If we lose out, we shouldn’t bid again

Monday September 11 2017

Construction work goes on at Kipchoge Keino Stadium in Eldoret town on September 4, 2017. PHOTO | JARED NYATAYA |

Construction work goes on at Kipchoge Keino Stadium in Eldoret town on September 4, 2017. PHOTO | JARED NYATAYA |  NATION MEDIA GROUP

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On the calendar of excuses, we are back to 1996.

The ministry of sports, in co-operation with Football Kenya Federation (FKF), have been smiling at us and patting us in the back, trying to soothe us into believing that all is well about Kenya’s preparations to host the 2018 African Nations Championship (Chan).

We have visited stadiums earmarked for the championship, and we must admit that we are concerned.

This was the same thing that happened in 1996 when Kenya won the rights to host the African Cup of Nations.

The Confederation of African Football (Caf) inspectors came back again and again, and our officials and the government took them everywhere except to the venues.

They were shown all animals in the game parks and we suppose they were even convinced to adopt some cheetahs. It is good to adopt a cheetah, but when Kenya does that to you, it tells a lot.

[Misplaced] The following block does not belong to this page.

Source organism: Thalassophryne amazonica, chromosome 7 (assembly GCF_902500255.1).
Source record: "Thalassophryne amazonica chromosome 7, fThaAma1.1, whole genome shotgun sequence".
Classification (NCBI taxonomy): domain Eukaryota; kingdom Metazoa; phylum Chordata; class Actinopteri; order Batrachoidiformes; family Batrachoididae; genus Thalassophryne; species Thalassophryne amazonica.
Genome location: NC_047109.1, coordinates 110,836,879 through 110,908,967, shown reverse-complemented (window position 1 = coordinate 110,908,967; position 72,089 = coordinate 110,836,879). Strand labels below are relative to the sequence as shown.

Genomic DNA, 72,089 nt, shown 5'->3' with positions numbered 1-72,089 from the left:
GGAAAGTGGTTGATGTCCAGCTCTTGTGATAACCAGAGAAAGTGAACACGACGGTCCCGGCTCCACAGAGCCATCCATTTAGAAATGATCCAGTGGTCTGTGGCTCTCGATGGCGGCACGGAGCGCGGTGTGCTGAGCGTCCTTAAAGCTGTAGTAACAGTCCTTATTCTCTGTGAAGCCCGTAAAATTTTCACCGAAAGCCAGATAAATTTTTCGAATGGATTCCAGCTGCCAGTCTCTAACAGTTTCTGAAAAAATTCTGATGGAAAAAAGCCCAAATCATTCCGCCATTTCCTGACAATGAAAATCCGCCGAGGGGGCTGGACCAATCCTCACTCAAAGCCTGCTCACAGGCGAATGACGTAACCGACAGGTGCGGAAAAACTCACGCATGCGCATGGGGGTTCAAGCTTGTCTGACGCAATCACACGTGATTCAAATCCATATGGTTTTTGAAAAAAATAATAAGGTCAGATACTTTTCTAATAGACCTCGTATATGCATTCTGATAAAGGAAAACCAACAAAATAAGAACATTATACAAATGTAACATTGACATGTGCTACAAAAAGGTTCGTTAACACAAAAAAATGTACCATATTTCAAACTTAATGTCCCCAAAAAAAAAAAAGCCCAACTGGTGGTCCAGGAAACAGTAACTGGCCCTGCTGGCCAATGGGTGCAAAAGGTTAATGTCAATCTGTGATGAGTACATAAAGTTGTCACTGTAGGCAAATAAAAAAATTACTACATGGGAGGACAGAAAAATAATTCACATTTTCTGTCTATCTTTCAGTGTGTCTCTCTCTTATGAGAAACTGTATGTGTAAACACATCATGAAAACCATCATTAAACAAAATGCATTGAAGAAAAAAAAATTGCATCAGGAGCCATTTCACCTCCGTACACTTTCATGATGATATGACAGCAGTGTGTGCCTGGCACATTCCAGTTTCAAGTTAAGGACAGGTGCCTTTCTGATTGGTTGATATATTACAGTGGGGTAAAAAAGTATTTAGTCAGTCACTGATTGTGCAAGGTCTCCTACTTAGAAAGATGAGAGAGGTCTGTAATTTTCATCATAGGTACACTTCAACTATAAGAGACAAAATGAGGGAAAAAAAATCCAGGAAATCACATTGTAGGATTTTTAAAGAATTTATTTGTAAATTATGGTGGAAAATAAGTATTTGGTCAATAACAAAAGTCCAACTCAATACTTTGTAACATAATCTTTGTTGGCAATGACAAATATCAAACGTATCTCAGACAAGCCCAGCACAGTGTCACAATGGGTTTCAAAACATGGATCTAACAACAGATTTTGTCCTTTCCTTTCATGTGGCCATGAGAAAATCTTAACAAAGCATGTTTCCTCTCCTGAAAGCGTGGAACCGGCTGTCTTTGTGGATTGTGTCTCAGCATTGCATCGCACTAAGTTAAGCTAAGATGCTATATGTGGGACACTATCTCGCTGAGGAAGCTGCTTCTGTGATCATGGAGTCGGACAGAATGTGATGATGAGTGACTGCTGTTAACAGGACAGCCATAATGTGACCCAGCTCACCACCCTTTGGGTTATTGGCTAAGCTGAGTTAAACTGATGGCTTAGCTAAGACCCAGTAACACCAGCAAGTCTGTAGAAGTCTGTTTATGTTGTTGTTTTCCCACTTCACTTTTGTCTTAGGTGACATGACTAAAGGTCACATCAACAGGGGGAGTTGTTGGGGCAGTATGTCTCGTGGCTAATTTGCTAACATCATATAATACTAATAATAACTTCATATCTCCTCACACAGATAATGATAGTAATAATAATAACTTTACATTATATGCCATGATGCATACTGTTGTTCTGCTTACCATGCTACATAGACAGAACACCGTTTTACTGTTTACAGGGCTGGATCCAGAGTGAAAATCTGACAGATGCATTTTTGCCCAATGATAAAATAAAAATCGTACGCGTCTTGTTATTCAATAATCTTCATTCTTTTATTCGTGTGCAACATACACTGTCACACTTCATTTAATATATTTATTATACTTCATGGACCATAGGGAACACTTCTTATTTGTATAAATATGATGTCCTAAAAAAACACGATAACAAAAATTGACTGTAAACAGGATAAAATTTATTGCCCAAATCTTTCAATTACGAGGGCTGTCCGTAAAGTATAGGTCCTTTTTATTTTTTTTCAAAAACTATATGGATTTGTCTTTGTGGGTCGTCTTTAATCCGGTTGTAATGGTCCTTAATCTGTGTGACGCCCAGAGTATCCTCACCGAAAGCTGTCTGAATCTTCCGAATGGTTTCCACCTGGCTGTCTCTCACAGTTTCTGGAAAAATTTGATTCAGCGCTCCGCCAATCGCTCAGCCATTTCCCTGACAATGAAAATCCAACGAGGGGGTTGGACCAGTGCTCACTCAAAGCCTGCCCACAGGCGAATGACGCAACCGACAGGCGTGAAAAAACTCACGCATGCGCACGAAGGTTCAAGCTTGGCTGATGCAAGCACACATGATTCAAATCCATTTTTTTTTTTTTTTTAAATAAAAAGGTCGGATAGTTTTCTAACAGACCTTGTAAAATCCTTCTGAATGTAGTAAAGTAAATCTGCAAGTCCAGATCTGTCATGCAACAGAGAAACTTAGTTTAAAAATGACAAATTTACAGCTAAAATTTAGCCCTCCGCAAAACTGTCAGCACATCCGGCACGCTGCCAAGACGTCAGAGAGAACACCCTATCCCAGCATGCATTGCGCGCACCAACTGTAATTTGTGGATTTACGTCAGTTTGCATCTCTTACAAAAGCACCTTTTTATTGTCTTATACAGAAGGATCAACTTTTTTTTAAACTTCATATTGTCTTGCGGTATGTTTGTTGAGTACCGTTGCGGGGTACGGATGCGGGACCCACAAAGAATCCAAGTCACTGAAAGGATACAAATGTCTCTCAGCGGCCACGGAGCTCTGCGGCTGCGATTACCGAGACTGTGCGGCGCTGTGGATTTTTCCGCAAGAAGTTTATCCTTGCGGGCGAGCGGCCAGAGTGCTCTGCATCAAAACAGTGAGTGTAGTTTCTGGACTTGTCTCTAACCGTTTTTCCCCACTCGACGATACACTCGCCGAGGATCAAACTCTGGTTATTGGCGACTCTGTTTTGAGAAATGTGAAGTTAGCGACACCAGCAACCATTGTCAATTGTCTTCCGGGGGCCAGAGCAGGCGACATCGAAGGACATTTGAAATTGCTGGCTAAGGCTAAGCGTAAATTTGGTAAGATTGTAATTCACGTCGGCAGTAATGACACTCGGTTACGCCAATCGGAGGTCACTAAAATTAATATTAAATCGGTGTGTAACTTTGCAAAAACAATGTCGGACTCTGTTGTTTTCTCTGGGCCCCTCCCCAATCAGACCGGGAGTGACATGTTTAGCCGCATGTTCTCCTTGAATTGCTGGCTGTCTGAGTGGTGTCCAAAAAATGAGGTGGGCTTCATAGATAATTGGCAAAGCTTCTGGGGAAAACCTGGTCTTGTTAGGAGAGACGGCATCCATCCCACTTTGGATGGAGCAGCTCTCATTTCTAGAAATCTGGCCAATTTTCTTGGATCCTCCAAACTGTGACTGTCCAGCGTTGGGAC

In the end, Caf, disgusted with our dilly-dallying, stripped us of the hosting rights and gave them to the newly-independent South Africa.

Those were shameful times indeed.

Many theories have been put forth to explain why we just could not get our act right at the time, and some fingers pointed to our political will.

The past has boiled itself over and we find ourselves in the same position with different actors.

One wonders why Kenya put up a bid to host the tournament in the first place. Why did Caf even take our bid seriously? Last week, Sports Principal Secretary Peter Kaberia was at it again, trying to convince us — with pure words of course — that Kenya is ready to take on the task.

He even went ahead and drew parallels with the good job that was done while we hosted the recent successful IAAF World Under-18 Championships.

He forgot to tell us that many of those who worked at that event have complained of not being paid to date!

Kaberia challenged Kenyans to be positive. “We are confident the tournament will be successfully held in Kenya,” he said. “The Caf vice-president only came assess the political situation in the country after the Supreme Court of Kenya annulled the presidential election.”

The political angle had already been introduced to the mix. His remarks were also echoed by FKF President Nick Mwendwa who crowed in the same tune.

When Caf’s second vice-president Constant Omar visited the country earlier this week, Kaberia said the official expressed satisfaction with assurances given by his ministry and Local Organising Committee. These were only verbal assurances and we shall still harbour our concerns.

If we lose the hosting rights again, we beg the organisers should not allow us to bid for anything else ever again!